Richard Florida is a co-founder and editor at large of CityLab and a senior editor at The Atlantic. He is a university professor in the University of Toronto’s School of Cities and Rotman School of Management, and a distinguished fellow at New York University’s Schack Institute of Real Estate.
A conversation with Robert Kanigel, author of the new Jacobs biography, Eyes on the Street.
Robert Kanigel’s Eyes on the Street is the Jane Jacobs biography I’ve been waiting for. A biographer and science writer, Kanigel takes on the daunting task of chronicling the life of the urbanist giant, Jacobs, without descending into the exulted “St. Jane” hagiography that would have surely bothered Kanigel’s subject to no end.
The book starts with Jacobs’ early life. We get a deep portrait of Jane Butzner’s middle-class upbringing in Scranton, including the famous “toothbrush” incident, in which she was expelled for warning her fellow students against making the impossible promise to brush their teeth every night. There are glimpses into the origins of her fascination with words, her training as a typist, and her first unpaid foray into journalism at a local newspaper.
Kanigel then follows Jacobs’ move to New York’s Brooklyn Heights in 1934 at the height of the Great Depression, decades before The Death and Life of Great American Cities. Kanigel shows how Jane strung together her early writing career working for a variety of magazines, including such varied titles as Vogue and Iron Age. The book takes an especially close look at her early writing for Amerika, a State Department magazine about the U.S. published for a Soviet Union audience, where she wrote about cities and slums. It also gives us a glimpse into her time covering architecture, cities, and planning for Architectural Forum, where her boss sent her to give a last-minute speech at Harvard that later led to an article for Fortune: “Downtown Is for People,” the original germ of Death and Life.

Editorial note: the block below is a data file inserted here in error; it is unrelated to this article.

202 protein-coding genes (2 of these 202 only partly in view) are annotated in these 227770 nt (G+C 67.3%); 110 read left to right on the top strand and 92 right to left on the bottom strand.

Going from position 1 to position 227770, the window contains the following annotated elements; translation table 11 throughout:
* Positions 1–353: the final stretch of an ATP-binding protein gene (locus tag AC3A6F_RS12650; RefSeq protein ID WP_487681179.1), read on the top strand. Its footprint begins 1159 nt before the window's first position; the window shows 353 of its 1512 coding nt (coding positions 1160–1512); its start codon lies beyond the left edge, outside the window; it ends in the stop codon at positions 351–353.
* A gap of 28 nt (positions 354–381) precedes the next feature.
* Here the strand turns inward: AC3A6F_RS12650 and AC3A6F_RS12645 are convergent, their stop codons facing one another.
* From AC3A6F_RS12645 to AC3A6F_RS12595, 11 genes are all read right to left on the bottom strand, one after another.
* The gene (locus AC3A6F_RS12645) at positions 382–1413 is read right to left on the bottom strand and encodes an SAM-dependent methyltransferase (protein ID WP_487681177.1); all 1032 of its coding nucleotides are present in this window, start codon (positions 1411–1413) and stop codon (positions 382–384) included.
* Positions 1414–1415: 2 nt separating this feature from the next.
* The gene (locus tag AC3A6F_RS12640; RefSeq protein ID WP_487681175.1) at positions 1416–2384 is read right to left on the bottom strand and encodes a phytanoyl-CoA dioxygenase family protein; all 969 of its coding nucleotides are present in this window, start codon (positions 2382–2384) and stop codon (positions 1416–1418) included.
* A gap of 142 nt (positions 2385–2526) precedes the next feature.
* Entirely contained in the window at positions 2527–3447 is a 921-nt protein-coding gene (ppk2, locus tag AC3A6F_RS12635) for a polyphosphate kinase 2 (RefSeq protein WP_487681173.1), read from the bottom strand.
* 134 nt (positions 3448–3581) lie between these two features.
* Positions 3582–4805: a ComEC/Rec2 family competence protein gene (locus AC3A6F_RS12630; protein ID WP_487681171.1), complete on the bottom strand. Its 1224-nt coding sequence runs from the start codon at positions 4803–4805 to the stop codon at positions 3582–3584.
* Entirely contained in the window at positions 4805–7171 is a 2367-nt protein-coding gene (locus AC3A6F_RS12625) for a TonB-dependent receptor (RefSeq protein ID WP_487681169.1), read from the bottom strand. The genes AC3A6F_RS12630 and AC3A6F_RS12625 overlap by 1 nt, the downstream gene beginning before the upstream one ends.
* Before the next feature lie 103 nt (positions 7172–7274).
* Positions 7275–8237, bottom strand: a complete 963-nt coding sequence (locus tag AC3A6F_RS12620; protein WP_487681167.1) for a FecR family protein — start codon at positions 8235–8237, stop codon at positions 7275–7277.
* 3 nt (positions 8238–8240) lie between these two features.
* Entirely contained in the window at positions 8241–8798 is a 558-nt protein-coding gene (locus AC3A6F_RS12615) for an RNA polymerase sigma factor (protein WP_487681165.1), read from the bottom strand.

We also learn how she becomes Jane Jacobs—her affinity for alliteration overcoming her urge to keep her maiden name—marrying the architect Robert Hyde Jacobs, Jr. after a lightning-fast courtship: He proposed on their first date after knowing each other for a week, which she initially declined but changed her mind about a few days later. We learn about their family life, as well as intellectual lives, on New York’s Hudson Street.
The biography details countless other formative moments—an FBI investigation, her disenchantment with Edmund Bacon’s plans for Philadelphia, her famous fights with Robert Moses, and her family’s escape from the Vietnam War to Toronto. And of course there are the stories behind Jacobs’s most notable books: Death and Life, but also The Economy of Cities and Cities and the Wealth of Nations, plus later works, including The Nature of Economies, Systems of Survival, and Dark Age Ahead.
Kanigel recently spoke with CityLab about the book and how it came together.
Perhaps my favorite part of the book is your look at Jane’s early life, rebellious and rambunctious, in Scranton. How do you think these early experiences as a youngster, teen, and young adult shaped her interest and writing about cities?
I think they made her less deferential to authority figures, more confident that she could confront Authority, in all its guises, outwit it, and come away unharmed and even strengthened.